WHALE HERITAGE SITES SUMMIT

Towards responsible tourism for cetaceans

Key Goals

  1. WHS applicants and candidate sites showcased
  2. WHS criteria and process improved
  3. Tentative list of WHS identified for Africa
  4. Help and advice for prospective sites

 

Wednesday 28 June

Welcome to the 2nd Whale Heritage Sites Summit!

Keynote speaker: Whales and whale heritage in South Africa. TBA

 

SYMPOSIUM 1: Sites, experiences, and progress

Chair: Natalie Barefoot, CetLaw, USA

Symposium 1 Morning Session

 

  • Case Study from a leading Whale Heritage Site applicant:

1) Why they applied?

2) How they have benefitted

3) What does the future hold?

4) How we quantify their success

5) How it will affect their visitor economy

6) Tangible benefits for cetaceans

 

Presentation session: initial applicants and candidate sites reveal what makes them special

Ponta da Ouro, Mozambique – Diana Rocha

Durban, South Africa – TBA

Port Elizabeth, South Africa – Lloyd Edwards

Nantucket Island, USA – Scott Leonard

 

Symposium 1 Afternoon Session

WHS in Africa

  • Mapping tentative sites across Africa

 

  • Workshop
    • Is the WHS criteria appropriate in an African context?
    • Identifying areas for improvement
    • Whale Heritage Fund – helping applicants get started!

 

Summit plenary

  • Summary and feedback

 

Thursday 29 June

Keynote speaker: TBA

 

SYMPOSIUM 2: Moving forward and providing advice

Chair: TBA

Morning Session

 

Workshop

Workshop activities will focus on information gathered through a feedback process with candidate sites, accredited sites, initial applicants, and the WHS management committees. Should places that only meet some of the criteria for Whale Heritage Sites still be able to apply for an appropriate designation (for example, as responsible whale watching sites)? Should WHS be broken down into sites of regional, as well as global significance? How might Whale Heritage Trails fit into the Whale Heritage Sites programme? This session will take a look at the opportunities to expand the WHS programme to include communities linked to cetaceans across the world, and discuss how we might use the initiative to further protect cetaceans and associated communities that rely on the sea.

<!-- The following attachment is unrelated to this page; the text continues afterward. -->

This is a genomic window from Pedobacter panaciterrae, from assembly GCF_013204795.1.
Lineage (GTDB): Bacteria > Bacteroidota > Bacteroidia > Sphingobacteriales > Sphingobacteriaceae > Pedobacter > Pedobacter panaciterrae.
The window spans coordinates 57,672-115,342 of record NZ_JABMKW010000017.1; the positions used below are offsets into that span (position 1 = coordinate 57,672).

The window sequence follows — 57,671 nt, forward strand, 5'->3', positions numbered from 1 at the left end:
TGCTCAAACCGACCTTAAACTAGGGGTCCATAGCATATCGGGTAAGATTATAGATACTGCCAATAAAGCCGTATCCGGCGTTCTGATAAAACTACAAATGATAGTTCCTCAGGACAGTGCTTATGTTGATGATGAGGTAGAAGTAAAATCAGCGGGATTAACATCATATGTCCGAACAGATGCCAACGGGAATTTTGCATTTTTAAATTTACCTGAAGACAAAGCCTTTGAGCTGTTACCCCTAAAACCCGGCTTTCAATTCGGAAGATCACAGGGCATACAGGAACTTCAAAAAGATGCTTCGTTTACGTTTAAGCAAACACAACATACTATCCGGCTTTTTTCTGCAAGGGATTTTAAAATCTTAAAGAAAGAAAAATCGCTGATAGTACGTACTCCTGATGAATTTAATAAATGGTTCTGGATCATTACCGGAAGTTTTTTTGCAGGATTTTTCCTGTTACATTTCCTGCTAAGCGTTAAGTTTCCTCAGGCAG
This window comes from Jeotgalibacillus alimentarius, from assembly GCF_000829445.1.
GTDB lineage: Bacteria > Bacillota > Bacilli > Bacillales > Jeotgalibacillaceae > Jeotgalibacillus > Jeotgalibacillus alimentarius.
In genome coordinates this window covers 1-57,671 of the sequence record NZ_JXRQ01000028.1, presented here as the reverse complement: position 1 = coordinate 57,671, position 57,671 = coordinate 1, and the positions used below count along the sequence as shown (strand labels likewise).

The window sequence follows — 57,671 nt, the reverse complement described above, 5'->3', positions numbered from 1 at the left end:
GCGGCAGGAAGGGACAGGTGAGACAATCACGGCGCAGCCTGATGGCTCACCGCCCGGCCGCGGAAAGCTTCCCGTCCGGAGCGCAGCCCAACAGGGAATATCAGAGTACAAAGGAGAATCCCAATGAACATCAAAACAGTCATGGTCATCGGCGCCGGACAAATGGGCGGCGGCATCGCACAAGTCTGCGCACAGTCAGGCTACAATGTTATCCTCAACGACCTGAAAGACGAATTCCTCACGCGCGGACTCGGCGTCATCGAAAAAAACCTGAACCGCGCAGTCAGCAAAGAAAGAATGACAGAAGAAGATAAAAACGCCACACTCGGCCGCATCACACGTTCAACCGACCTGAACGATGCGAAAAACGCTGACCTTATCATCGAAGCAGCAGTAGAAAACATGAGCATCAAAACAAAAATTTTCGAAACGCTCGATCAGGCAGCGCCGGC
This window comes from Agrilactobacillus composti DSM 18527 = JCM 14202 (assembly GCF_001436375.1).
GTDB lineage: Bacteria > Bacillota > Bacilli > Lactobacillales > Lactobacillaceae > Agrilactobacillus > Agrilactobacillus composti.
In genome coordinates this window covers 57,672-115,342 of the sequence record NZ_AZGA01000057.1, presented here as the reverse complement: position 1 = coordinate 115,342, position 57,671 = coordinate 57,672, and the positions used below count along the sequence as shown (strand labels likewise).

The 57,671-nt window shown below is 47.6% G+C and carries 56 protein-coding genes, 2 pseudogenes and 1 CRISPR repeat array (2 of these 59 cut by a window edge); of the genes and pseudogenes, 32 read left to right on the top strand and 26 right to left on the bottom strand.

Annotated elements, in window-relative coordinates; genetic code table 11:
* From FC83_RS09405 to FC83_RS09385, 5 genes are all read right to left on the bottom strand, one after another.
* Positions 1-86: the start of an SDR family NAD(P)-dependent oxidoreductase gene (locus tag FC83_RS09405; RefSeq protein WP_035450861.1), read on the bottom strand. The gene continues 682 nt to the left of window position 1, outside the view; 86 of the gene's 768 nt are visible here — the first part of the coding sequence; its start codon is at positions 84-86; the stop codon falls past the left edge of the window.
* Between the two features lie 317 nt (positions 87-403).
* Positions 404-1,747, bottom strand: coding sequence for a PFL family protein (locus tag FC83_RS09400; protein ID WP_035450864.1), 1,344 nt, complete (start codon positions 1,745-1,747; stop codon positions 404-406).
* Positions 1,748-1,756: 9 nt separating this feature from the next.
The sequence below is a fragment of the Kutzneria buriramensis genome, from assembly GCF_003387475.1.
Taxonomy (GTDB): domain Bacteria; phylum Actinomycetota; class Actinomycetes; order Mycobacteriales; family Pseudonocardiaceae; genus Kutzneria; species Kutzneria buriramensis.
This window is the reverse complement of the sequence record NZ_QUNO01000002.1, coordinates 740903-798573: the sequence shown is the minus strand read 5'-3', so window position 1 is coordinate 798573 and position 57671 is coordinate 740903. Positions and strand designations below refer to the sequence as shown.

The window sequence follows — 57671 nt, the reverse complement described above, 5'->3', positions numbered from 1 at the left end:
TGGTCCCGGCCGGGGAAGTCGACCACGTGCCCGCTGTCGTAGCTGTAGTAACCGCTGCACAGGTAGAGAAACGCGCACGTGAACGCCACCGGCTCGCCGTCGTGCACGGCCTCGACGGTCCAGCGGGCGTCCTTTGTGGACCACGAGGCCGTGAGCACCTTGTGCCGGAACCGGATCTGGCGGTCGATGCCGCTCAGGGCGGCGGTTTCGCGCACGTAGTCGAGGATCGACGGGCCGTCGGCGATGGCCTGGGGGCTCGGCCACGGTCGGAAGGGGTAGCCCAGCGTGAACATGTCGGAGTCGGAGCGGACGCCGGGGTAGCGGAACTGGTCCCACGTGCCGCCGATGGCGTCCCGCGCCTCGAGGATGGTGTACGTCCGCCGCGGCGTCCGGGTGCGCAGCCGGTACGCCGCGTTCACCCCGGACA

• Criteria review
  • Focus on indigenous communities
  • Flexibility of the candidacy process
  • Marine (natural) vs terrestrial (cultural) sites

 

Afternoon session

Plenary

  • Help and advice
  • Best practice and cross-pollination
  • Audit process and training update
  • Announcement on the host of the 2019 WWC and WHSS
  • Close